Thai PM stands by investigation into murders of British tourists

Thai PM stands by investigation into murders of British tourists

BANGKOK – Thai Prime Minister Prayuth Chan-ocha defended a police investigation into the murder of two British tourists on Friday, amid criticism of shoddy forensic work and concern that two arrested Myanmar men may have admitted the crimes under duress.

Zaw Lin and Win Zaw Htun, both 21, were arrested last week for the murders of British backpackers Hannah Witheridge, 23, and David Miller, 24.

The bodies were found on a beach on the southern island of Koh Tao, or Turtle Island, famous for its coral reefs and diving. Post-mortem examinations by Thailand’s forensics department showed that Miller died from drowning and blows to the head while Witheridge died from severe head wounds.

The killings have dealt a blow to Thailand’s vital tourism industry, which accounts for 10 percent of gross domestic product. The country is under martial law after a May coup and its tourism sector is struggling to recover after months of political protests that kept many away from the capital Bangkok.

“I would like the media to stop speculation and let investigators do their work,” Prayuth told reporters after landing back in Bangkok following a two-day visit to Myanmar.

“We must build foreign confidence and make Britain and other foreign nations understand. They might be a little surprised why the criminals were caught so quickly. I myself was excited.” Prayuth added that authorities would not “dare catch the wrong person”.

“I want all Thais to stop and think that authorities have procedures in place. Nobody would dare catch the wrong person because this is a case of big international interest.”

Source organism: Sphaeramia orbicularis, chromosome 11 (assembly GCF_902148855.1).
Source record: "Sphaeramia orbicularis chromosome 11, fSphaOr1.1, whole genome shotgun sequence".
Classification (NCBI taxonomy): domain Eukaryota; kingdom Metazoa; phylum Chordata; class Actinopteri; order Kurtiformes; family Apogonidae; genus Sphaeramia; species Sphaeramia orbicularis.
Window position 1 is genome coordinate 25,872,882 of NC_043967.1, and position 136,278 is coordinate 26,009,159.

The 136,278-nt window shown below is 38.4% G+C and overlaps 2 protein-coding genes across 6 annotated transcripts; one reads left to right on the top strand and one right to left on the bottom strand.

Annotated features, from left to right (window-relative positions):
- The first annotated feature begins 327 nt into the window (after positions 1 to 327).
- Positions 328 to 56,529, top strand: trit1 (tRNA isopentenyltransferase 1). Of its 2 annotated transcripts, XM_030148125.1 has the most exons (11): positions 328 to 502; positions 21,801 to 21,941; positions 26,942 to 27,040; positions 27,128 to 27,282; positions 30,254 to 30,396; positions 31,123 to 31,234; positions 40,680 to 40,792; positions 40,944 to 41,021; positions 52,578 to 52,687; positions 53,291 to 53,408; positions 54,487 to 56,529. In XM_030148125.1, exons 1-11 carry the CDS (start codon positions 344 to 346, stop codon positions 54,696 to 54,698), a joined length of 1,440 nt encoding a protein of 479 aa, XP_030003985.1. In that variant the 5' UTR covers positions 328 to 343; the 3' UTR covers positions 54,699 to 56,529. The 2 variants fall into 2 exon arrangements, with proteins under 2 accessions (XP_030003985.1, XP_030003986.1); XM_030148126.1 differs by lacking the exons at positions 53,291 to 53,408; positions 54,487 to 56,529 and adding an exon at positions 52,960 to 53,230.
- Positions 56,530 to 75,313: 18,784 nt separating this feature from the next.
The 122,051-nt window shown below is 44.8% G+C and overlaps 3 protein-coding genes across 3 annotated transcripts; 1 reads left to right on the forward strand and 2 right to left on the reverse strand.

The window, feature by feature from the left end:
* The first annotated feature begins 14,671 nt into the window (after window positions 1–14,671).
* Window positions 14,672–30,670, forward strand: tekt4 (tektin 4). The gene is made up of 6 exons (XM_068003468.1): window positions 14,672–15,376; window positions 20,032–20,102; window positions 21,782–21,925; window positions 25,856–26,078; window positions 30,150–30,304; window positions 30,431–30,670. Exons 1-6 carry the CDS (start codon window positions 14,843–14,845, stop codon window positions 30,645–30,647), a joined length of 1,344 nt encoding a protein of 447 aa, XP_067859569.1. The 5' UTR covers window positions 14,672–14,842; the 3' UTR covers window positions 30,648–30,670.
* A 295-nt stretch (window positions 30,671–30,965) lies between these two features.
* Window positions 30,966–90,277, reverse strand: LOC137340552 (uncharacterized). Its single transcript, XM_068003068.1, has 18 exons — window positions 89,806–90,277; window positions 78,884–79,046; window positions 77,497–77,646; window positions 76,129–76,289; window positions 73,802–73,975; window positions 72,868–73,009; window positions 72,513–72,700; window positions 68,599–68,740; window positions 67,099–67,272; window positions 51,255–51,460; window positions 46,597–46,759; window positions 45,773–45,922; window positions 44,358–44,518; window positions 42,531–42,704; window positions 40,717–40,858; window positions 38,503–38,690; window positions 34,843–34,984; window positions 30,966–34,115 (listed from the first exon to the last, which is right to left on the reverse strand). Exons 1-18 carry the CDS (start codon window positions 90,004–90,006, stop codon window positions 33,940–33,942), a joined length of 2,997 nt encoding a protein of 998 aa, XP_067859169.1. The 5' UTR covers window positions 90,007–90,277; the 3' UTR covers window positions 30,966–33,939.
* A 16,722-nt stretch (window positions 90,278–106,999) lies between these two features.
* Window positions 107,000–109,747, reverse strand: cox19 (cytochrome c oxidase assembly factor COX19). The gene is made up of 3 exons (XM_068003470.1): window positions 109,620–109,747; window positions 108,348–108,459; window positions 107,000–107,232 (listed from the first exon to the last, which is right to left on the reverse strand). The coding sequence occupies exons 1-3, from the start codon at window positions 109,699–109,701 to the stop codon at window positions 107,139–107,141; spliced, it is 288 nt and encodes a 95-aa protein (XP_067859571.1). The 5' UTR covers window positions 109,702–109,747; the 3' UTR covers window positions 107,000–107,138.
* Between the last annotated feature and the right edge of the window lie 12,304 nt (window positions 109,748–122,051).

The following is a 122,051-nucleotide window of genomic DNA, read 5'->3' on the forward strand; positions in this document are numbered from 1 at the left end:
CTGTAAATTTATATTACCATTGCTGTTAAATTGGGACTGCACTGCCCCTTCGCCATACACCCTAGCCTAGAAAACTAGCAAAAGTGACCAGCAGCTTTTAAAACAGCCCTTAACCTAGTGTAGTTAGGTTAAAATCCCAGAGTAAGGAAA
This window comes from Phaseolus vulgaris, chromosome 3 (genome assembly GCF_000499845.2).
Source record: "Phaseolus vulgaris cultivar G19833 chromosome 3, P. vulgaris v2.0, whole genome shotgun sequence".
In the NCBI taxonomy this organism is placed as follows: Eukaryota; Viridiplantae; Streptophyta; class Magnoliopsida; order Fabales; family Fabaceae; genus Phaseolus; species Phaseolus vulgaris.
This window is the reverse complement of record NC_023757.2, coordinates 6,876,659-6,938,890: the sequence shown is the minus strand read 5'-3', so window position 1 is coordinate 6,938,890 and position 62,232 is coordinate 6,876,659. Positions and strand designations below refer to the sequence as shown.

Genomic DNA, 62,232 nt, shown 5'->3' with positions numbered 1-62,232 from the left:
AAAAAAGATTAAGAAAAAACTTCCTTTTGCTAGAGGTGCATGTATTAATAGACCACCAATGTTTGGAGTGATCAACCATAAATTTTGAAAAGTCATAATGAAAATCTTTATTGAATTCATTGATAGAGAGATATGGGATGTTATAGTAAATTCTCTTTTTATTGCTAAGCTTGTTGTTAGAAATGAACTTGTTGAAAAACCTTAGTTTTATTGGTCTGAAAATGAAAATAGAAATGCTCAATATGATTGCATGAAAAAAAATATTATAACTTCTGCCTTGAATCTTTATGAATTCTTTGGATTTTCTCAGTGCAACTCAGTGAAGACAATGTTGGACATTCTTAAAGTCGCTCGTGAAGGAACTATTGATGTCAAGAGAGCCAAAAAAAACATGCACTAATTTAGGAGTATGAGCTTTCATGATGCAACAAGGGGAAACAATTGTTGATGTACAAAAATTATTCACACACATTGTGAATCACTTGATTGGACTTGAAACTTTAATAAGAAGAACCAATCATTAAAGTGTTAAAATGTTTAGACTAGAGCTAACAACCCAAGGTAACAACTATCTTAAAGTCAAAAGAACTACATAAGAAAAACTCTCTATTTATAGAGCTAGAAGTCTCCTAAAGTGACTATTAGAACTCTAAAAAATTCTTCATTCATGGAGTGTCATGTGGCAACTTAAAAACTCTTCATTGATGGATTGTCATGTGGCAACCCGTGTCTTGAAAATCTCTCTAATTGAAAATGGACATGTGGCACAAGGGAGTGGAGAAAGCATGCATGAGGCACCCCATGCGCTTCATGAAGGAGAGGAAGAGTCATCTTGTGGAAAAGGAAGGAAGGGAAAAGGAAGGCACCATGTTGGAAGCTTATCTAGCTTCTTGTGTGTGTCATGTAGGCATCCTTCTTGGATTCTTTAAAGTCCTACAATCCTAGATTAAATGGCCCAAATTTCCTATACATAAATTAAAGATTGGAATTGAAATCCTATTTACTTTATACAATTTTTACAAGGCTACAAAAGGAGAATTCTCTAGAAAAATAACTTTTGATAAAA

Police said the arrested men had confessed to the crime, despite the fact that the two had yet to appear in court to face any charge and speak for themselves.

Around 10 protesters gathered in front of City Hall in Myanmar’s capital Yangon on Friday during Prayuth’s visit to the city calling for a fair trial.

“Instead of investigating systematically, Thai police charged Myanmar workers with murder and announced it quickly to the international media,” said rights activist Nay Myo Zin.

“I would like to urge our government to put pressure (on Thailand) and get help from the international community so that the real story can be found out.” The murder inquiry has been dogged from the outset by contradictory statements by officials.

Police were widely accused of bungling the investigation, including chasing the wrong leads and failing to seal off the crime scene quickly enough, and pressure grew for them to solve the crime quickly.

Aung Myo Thant, a lawyer contracted to defend the suspects, has called the case a “set-up”.

He was not available for comment.

On Thursday Khunying Porntip Rojanasunan, director-general of the Central Institute of Forensic Science, questioned methodology used in the case. “The weak point (in the investigation) is that police do not understand that the case requires a forensic pathologist,” she was quoted as saying by the Bangkok Post English-language paper.

Police have strongly denied allegations of abuse during the investigation and have stressed the importance of DNA evidence in the case. DNA found on Witheridge matched samples taken from the two men, police said.

Thai national police chief General Somyot Poompanmuang has called the investigation “a perfect job”.

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